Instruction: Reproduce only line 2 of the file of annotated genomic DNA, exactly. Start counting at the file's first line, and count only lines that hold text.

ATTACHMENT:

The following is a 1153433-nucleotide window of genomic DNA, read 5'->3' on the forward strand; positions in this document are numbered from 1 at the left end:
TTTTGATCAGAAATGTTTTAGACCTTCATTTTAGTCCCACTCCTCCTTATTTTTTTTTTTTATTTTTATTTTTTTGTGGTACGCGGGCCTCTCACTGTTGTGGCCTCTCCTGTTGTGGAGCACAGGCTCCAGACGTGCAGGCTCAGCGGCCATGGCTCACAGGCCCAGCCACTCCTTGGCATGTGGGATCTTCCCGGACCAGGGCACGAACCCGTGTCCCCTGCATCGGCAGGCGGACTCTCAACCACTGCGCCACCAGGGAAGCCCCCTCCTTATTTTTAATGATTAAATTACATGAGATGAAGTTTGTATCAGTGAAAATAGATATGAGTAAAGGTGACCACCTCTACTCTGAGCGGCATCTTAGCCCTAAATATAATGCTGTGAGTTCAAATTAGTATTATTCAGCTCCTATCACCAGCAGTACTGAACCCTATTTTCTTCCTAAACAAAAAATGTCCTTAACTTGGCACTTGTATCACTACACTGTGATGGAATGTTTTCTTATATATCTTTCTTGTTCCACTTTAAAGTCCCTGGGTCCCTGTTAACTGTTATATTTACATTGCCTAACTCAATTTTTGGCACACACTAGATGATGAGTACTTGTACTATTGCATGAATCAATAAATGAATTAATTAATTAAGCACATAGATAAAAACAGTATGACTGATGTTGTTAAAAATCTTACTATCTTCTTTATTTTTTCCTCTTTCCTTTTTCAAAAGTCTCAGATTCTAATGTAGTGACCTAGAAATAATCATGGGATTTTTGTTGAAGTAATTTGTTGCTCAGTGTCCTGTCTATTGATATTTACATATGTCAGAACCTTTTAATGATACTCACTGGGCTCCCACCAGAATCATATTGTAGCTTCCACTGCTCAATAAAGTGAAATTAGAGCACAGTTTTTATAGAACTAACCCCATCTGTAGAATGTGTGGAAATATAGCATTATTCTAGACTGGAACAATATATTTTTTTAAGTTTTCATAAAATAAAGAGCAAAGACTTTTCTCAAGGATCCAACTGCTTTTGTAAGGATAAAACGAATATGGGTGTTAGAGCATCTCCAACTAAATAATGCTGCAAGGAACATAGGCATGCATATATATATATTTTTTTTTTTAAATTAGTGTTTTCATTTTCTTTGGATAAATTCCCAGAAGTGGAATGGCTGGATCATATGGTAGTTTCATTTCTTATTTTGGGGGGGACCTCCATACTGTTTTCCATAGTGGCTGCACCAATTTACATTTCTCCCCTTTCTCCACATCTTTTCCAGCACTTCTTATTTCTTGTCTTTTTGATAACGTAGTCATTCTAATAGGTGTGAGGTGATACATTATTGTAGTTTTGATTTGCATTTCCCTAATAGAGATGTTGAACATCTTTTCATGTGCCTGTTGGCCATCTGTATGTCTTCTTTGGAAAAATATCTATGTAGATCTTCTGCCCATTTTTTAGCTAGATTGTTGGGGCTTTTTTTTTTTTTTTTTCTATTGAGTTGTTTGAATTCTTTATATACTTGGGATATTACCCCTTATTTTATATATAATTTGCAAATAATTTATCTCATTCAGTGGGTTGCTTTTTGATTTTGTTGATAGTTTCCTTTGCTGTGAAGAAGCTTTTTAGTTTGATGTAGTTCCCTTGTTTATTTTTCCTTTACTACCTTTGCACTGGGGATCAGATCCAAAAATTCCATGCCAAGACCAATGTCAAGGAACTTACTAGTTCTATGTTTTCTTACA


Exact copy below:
TTTTGATCAGAAATGTTTTAGACCTTCATTTTAGTCCCACTCCTCCTTATTTTTTTTTTTTATTTTTATTTTTTTGTGGTACGCGGGCCTCTCACTGTTGTGGCCTCTCCTGTTGTGGAGCACAGGCTCCAGACGTGCAGGCTCAGCGGCCATGGCTCACAGGCCCAGCCACTCCTTGGCATGTGGGATCTTCCCGGACCAGGGCACGAACCCGTGTCCCCTGCATCGGCAGGCGGACTCTCAACCACTGCGCCACCAGGGAAGCCCCCTCCTTATTTTTAATGATTAAATTACATGAGATGAAGTTTGTATCAGTGAAAATAGATATGAGTAAAGGTGACCACCTCTACTCTGAGCGGCATCTTAGCCCTAAATATAATGCTGTGAGTTCAAATTAGTATTATTCAGCTCCTATCACCAGCAGTACTGAACCCTATTTTCTTCCTAAACAAAAAATGTCCTTAACTTGGCACTTGTATCACTACACTGTGATGGAATGTTTTCTTATATATCTTTCTTGTTCCACTTTAAAGTCCCTGGGTCCCTGTTAACTGTTATATTTACATTGCCTAACTCAATTTTTGGCACACACTAGATGATGAGTACTTGTACTATTGCATGAATCAATAAATGAATTAATTAATTAAGCACATAGATAAAAACAGTATGACTGATGTTGTTAAAAATCTTACTATCTTCTTTATTTTTTCCTCTTTCCTTTTTCAAAAGTCTCAGATTCTAATGTAGTGACCTAGAAATAATCATGGGATTTTTGTTGAAGTAATTTGTTGCTCAGTGTCCTGTCTATTGATATTTACATATGTCAGAACCTTTTAATGATACTCACTGGGCTCCCACCAGAATCATATTGTAGCTTCCACTGCTCAATAAAGTGAAATTAGAGCACAGTTTTTATAGAACTAACCCCATCTGTAGAATGTGTGGAAATATAGCATTATTCTAGACTGGAACAATATATTTTTTTAAGTTTTCATAAAATAAAGAGCAAAGACTTTTCTCAAGGATCCAACTGCTTTTGTAAGGATAAAACGAATATGGGTGTTAGAGCATCTCCAACTAAATAATGCTGCAAGGAACATAGGCATGCATATATATATATTTTTTTTTTTAAATTAGTGTTTTCATTTTCTTTGGATAAATTCCCAGAAGTGGAATGGCTGGATCATATGGTAGTTTCATTTCTTATTTTGGGGGGGACCTCCATACTGTTTTCCATAGTGGCTGCACCAATTTACATTTCTCCCCTTTCTCCACATCTTTTCCAGCACTTCTTATTTCTTGTCTTTTTGATAACGTAGTCATTCTAATAGGTGTGAGGTGATACATTATTGTAGTTTTGATTTGCATTTCCCTAATAGAGATGTTGAACATCTTTTCATGTGCCTGTTGGCCATCTGTATGTCTTCTTTGGAAAAATATCTATGTAGATCTTCTGCCCATTTTTTAGCTAGATTGTTGGGGCTTTTTTTTTTTTTTTTTCTATTGAGTTGTTTGAATTCTTTATATACTTGGGATATTACCCCTTATTTTATATATAATTTGCAAATAATTTATCTCATTCAGTGGGTTGCTTTTTGATTTTGTTGATAGTTTCCTTTGCTGTGAAGAAGCTTTTTAGTTTGATGTAGTTCCCTTGTTTATTTTTCCTTTACTACCTTTGCACTGGGGATCAGATCCAAAAATTCCATGCCAAGACCAATGTCAAGGAACTTACTAGTTCTATGTTTTCTTACA